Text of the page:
My own view is that apart from the naming of Zones (a work of genius), the big drawback to the Zone System is that until you are a reasonably experienced photographer with a modest knowledge of sensitometry, the Zone System is merely a system of rote testing, and once you have enough experience and knowledge of sensitometry, you don't really need the Zone System anyway.

    In other words, if the Zone System works for you, great, but if it doesn't, walk away without a backward look. I expand upon this view in a free module in the Photo School at www.rogerandfrances.com, 'Why we don't use the Zone System'.

    Cheers,

    Roger

  4. #24

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    For me the zone system really helped in theroy. It made me realize exactly what is going on as far as tonal values and how they relate. I'm a long way off from seeing the world in grey scale, but it made me think about it. However, in practice, I dont think I will goto the testing that he suggests. I'm more intrested in staying consistent and adjusting if a problem develops. Seem fair?

  5. #25
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    Quote Originally Posted by Ishotharold
    For me the zone system really helped in theroy. It made me realize exactly what is going on as far as tonal values and how they relate. I'm a long way off from seeing the world in grey scale, but it made me think about it. However, in practice, I dont think I will goto the testing that he suggests. I'm more intrested in staying consistent and adjusting if a problem develops. Seem fair?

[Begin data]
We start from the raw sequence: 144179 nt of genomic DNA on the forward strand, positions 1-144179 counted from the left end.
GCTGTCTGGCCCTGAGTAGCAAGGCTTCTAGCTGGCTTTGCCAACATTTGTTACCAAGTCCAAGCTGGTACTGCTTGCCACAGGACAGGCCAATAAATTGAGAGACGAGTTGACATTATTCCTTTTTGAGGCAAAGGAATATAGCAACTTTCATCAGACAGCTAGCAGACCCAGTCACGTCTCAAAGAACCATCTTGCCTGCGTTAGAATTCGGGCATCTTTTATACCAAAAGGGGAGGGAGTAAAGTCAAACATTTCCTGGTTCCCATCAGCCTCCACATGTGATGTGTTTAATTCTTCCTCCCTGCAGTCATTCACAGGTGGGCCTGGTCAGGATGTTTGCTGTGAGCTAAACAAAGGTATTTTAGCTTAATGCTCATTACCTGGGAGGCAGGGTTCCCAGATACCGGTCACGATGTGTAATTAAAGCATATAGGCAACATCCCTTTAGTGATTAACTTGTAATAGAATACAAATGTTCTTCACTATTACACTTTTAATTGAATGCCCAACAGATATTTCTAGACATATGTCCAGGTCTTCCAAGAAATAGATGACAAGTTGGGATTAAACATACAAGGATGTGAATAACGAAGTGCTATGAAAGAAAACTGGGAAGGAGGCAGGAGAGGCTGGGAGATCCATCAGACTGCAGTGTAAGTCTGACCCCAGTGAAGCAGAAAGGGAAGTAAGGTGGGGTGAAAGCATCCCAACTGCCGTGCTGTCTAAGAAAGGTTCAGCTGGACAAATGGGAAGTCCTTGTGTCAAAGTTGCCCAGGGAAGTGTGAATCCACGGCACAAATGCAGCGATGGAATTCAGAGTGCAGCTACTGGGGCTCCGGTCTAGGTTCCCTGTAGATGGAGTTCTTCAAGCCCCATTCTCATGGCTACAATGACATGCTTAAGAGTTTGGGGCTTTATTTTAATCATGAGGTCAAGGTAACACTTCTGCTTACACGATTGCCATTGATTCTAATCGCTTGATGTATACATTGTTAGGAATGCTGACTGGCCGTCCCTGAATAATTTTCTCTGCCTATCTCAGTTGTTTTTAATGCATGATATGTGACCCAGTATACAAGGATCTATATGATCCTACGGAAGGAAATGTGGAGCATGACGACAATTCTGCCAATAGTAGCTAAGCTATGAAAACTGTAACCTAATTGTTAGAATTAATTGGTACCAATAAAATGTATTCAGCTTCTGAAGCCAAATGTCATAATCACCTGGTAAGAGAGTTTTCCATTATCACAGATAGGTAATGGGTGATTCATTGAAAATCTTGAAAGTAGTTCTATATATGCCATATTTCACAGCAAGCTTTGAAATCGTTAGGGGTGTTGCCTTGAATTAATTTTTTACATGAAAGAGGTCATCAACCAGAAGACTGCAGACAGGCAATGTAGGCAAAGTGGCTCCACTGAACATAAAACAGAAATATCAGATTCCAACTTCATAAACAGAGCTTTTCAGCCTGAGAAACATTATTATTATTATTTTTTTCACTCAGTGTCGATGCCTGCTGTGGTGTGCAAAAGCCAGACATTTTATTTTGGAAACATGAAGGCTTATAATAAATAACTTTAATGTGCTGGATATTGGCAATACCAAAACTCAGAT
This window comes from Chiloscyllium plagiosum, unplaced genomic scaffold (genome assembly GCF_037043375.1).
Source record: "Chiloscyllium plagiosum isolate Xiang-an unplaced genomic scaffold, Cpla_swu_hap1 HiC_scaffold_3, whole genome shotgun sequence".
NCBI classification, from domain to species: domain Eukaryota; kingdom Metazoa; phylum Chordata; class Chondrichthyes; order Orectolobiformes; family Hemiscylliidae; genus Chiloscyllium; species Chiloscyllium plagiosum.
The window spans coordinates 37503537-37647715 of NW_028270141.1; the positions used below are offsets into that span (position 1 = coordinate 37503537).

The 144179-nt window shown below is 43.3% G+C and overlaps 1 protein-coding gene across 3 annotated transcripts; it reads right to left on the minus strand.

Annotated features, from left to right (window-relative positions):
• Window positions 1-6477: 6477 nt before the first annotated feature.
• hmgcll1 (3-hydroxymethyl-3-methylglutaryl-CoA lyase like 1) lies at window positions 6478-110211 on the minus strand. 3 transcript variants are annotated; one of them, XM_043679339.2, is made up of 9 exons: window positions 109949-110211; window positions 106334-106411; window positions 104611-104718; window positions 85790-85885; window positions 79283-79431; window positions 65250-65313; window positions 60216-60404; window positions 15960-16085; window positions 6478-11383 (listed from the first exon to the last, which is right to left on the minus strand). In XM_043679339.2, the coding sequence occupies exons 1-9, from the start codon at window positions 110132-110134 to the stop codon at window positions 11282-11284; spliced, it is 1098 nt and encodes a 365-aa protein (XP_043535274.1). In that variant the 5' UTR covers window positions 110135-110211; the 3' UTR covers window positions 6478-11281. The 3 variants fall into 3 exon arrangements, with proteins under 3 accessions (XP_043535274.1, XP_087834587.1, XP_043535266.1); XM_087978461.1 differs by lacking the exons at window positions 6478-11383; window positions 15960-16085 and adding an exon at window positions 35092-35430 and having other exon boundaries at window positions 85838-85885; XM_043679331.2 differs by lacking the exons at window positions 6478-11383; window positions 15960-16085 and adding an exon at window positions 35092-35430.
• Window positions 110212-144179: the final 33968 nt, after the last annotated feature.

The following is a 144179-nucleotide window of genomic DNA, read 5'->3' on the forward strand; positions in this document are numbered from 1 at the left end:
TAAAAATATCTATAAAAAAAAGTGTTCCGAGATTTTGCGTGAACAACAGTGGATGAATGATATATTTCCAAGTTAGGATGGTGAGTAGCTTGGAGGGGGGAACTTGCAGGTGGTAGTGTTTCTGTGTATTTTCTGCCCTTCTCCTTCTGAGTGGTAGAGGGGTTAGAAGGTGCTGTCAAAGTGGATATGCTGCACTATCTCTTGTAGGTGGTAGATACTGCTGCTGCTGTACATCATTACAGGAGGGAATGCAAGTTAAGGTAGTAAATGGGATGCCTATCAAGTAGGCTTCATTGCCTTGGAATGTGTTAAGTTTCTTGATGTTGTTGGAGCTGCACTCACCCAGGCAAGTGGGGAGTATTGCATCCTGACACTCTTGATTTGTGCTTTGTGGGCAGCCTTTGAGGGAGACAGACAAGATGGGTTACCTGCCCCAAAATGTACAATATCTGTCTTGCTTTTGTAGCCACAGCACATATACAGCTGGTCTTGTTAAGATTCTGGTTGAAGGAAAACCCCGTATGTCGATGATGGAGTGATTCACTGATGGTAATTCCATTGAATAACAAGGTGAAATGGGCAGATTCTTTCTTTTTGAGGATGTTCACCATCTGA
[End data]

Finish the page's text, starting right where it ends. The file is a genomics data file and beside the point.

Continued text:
I think that is extremely lucid. For me, many theories and methods only begin to make sense with practical experience, even though I learned about them early on. I don't know of many photographers who actually use the zone system dogmatically, but there are some. I think most "Zoners" use a personal variation or adaptation that fits their temperament and working style. My personal zone system is always undergoing a slow evolution, as my understanding and work evolves. Consistency is the most important foundation of exposure, then when you make a change, you can be more certain that the results are not a random combination, and you remain in control of your proccess. This simple thing can be hard to learn. It was, at least, for me. On the flip side, don't let the science stifle your creativity, it is only the means to an end, and the end is important. I have seen many technically perfect pictures that lack soul, when some not so perfect pictures scream with the passion of the maker. Technical perfection with heart and soul, now there is the Holy Grail.

  6. #26
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    Quote Originally Posted by JBrunner
    I think that is extremely lucid. For me, many theories and methods only begin to make sense with practical experience, even though I learned about them early on. I don't know of many photographers who actually use the zone system dogmatically, but there are some. I think most "Zoners" use a personal variation or adaptation that fits their temperament and working style.
    Jason,

    Even those of us working with color transparencies work with sort of an abridged version of the zone system. Since we normally only have 3-4 usable stops, we have to place our 18% to get the most out of the scene (that and/or work with ND Grad filters or change the composition).

    My friend Charlie Campbell author of the Ampoto book The Backpacker's Photography Handbook came out with what he calls the ChromaZone system particularly useful for transparency work over 10 years ago. This entails the use of a series of colored cards that are used in the field for adjusting the exposure in as little as either 1/2? or 1 stop increments from 18%.

    Rich
    Richard A. Nelridge
    http://www.nelridge.com

  7. #27
    JBrunner's Avatar